As you can see, this Redemption vs. Rebellion theme comes into play with our heroines time and again, and the importance of Redemption is firmly established for Black Widow in at least two of her prior films. Is it any wonder then, that Whedon’s Age of Ultron portrayal felt more like cramming a square peg into a Buffy-shaped hole? Nowhere is this more obvious than in the out-of-the-blue introduction of Romanoff’s romance with Bruce Banner/The Hulk.
It’s not shocking that the Widow/Hulk romance in Age of Ultron gave some fans flashbacks of Buffy and Angel. We get it; Whedon is in love with the idea of the heroine-with-a-monstrous-side falling for a conflicted-sensitive-guy who is also trying to fight the monster within.
But what is it about Natasha Romanoff’s history and personality that would make it realistic for her to proposition Banner into running away with her from all of her ledger-wiping responsibilities so they can be monsters together? Everything she has been doing in the MCU thus far has been about her making the choice to run towards responsibility so that she can become less of a monster.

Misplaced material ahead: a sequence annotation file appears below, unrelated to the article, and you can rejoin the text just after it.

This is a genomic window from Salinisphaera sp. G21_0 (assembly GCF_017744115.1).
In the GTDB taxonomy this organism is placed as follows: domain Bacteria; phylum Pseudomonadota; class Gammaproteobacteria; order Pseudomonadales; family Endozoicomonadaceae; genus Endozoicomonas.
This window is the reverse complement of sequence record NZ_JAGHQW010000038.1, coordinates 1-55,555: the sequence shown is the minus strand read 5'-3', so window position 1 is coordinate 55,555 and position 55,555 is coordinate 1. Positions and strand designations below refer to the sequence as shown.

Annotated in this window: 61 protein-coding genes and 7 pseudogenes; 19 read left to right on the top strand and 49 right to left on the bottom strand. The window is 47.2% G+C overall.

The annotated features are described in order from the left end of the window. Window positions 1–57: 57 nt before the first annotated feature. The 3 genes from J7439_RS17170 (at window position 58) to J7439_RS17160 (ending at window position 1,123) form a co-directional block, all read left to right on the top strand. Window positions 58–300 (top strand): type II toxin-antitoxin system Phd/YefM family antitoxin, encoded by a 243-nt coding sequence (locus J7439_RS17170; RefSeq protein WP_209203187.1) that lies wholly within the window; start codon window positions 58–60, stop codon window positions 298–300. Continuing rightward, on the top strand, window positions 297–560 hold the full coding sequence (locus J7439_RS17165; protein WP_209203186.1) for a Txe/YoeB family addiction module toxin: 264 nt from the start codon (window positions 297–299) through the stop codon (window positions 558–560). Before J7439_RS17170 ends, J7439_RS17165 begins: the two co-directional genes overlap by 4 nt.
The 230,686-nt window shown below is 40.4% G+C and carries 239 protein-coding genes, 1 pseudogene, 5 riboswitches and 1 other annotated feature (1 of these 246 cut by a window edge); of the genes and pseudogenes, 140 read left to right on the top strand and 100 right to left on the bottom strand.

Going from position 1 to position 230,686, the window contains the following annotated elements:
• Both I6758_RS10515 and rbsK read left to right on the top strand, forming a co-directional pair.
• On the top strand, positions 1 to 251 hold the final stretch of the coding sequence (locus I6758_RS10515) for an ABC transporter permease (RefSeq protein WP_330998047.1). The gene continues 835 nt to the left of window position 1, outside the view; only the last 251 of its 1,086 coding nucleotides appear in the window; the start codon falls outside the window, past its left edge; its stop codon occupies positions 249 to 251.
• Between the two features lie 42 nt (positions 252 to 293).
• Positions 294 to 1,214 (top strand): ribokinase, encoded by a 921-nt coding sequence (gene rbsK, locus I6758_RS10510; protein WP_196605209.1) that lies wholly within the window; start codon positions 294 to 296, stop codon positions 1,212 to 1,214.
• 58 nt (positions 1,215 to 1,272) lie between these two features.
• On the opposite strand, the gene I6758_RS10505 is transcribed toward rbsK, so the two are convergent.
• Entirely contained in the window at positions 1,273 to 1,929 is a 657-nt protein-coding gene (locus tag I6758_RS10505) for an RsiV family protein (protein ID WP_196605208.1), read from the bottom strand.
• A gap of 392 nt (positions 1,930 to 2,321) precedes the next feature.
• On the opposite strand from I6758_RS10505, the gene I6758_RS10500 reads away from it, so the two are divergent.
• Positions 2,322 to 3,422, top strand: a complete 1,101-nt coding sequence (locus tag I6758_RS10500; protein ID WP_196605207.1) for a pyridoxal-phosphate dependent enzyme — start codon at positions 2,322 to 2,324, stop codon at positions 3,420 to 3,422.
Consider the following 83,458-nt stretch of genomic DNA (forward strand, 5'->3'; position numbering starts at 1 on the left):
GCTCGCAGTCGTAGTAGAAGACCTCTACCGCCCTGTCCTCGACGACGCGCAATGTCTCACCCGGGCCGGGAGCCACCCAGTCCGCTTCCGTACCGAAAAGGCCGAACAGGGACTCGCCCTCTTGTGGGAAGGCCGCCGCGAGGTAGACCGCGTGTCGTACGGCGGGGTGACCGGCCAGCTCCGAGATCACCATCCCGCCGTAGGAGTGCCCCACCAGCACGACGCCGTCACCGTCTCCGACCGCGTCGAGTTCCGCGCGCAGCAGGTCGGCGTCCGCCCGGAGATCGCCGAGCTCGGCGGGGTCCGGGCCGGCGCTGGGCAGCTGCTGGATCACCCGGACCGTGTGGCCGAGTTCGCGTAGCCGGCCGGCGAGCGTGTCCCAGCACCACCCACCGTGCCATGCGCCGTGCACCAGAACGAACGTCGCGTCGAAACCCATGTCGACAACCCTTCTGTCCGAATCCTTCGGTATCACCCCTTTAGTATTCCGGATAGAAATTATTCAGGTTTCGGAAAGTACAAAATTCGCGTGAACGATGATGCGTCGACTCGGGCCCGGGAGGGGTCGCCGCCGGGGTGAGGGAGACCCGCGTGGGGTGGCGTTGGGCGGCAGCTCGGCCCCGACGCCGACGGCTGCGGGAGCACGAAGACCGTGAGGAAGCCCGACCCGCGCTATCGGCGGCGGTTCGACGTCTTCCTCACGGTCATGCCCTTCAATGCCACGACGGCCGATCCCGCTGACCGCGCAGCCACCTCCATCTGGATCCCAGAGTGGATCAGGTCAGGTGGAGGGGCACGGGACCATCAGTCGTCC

In Buffy’s case, being so close to monsters (particularly sexy vampires) and the fact that she literally has a Shadow Demon inside of her (which is what gives her superpowers in the first place), the urge to give into darkness is realistic. Buffy wanting to become a little bit of a monster inside by having flings with vampires and running away from the burden of being the Chosen One absolutely makes sense for her character arc. When Spike tells Buffy in “Fool for Love” that all Slayers had a death wish that led to their eventual demise, it calls back to this exact flirtation with darkness.
Black Widow has a death wish too, but it’s one driven by contrition and self-sacrifice rather than desire and self-destructiveness. This comes into play in Winter Soldier when Romanoff dumps all of S.H.I.E.L.D/HYDRA’s secrets online, including intimate details about her own sordid past. Here, she has essentially sacrificed several lives and identities that she’d created and had been living under to prove to herself and her team that she is worthy of being a heroine. One of the few times this Natasha Romanoff is shown in Age of Ultron is when she’s standing by Captain America’s side as Sokovia was on the edge of destruction, suggesting that they all go down with the ship.